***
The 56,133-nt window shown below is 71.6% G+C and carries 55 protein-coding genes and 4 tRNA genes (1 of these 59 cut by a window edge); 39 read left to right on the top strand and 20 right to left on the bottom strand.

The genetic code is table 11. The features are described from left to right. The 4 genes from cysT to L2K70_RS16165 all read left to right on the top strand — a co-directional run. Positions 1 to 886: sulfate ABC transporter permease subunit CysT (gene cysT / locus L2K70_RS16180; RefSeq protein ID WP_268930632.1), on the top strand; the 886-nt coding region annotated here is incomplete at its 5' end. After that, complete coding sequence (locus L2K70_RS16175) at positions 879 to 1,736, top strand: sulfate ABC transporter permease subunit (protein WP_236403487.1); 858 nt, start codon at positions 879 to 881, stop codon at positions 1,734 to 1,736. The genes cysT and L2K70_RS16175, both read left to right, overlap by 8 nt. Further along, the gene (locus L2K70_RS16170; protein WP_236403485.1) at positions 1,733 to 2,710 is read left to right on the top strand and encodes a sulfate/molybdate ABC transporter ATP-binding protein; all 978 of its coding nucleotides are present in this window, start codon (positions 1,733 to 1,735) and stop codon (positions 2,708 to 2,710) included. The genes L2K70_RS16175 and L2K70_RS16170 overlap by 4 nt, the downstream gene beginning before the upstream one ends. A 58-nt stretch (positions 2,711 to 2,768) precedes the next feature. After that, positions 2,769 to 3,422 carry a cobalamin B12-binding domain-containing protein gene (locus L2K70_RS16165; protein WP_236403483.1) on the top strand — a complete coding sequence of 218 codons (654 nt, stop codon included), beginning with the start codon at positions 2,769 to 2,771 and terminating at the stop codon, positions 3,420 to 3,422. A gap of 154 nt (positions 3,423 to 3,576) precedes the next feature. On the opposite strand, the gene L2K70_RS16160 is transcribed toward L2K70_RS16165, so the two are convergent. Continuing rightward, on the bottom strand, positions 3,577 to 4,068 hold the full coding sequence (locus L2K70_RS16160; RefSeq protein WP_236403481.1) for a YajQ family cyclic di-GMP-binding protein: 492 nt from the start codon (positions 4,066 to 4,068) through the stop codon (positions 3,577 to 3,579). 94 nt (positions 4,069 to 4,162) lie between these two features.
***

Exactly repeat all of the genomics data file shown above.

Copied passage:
The 56,133-nt window shown below is 71.6% G+C and carries 55 protein-coding genes and 4 tRNA genes (1 of these 59 cut by a window edge); 39 read left to right on the top strand and 20 right to left on the bottom strand.

The genetic code is table 11. The features are described from left to right. The 4 genes from cysT to L2K70_RS16165 all read left to right on the top strand — a co-directional run. Positions 1 to 886: sulfate ABC transporter permease subunit CysT (gene cysT / locus L2K70_RS16180; RefSeq protein ID WP_268930632.1), on the top strand; the 886-nt coding region annotated here is incomplete at its 5' end. After that, complete coding sequence (locus L2K70_RS16175) at positions 879 to 1,736, top strand: sulfate ABC transporter permease subunit (protein WP_236403487.1); 858 nt, start codon at positions 879 to 881, stop codon at positions 1,734 to 1,736. The genes cysT and L2K70_RS16175, both read left to right, overlap by 8 nt. Further along, the gene (locus L2K70_RS16170; protein WP_236403485.1) at positions 1,733 to 2,710 is read left to right on the top strand and encodes a sulfate/molybdate ABC transporter ATP-binding protein; all 978 of its coding nucleotides are present in this window, start codon (positions 1,733 to 1,735) and stop codon (positions 2,708 to 2,710) included. The genes L2K70_RS16175 and L2K70_RS16170 overlap by 4 nt, the downstream gene beginning before the upstream one ends. A 58-nt stretch (positions 2,711 to 2,768) precedes the next feature. After that, positions 2,769 to 3,422 carry a cobalamin B12-binding domain-containing protein gene (locus L2K70_RS16165; protein WP_236403483.1) on the top strand — a complete coding sequence of 218 codons (654 nt, stop codon included), beginning with the start codon at positions 2,769 to 2,771 and terminating at the stop codon, positions 3,420 to 3,422. A gap of 154 nt (positions 3,423 to 3,576) precedes the next feature. On the opposite strand, the gene L2K70_RS16160 is transcribed toward L2K70_RS16165, so the two are convergent. Continuing rightward, on the bottom strand, positions 3,577 to 4,068 hold the full coding sequence (locus L2K70_RS16160; RefSeq protein WP_236403481.1) for a YajQ family cyclic di-GMP-binding protein: 492 nt from the start codon (positions 4,066 to 4,068) through the stop codon (positions 3,577 to 3,579). 94 nt (positions 4,069 to 4,162) lie between these two features.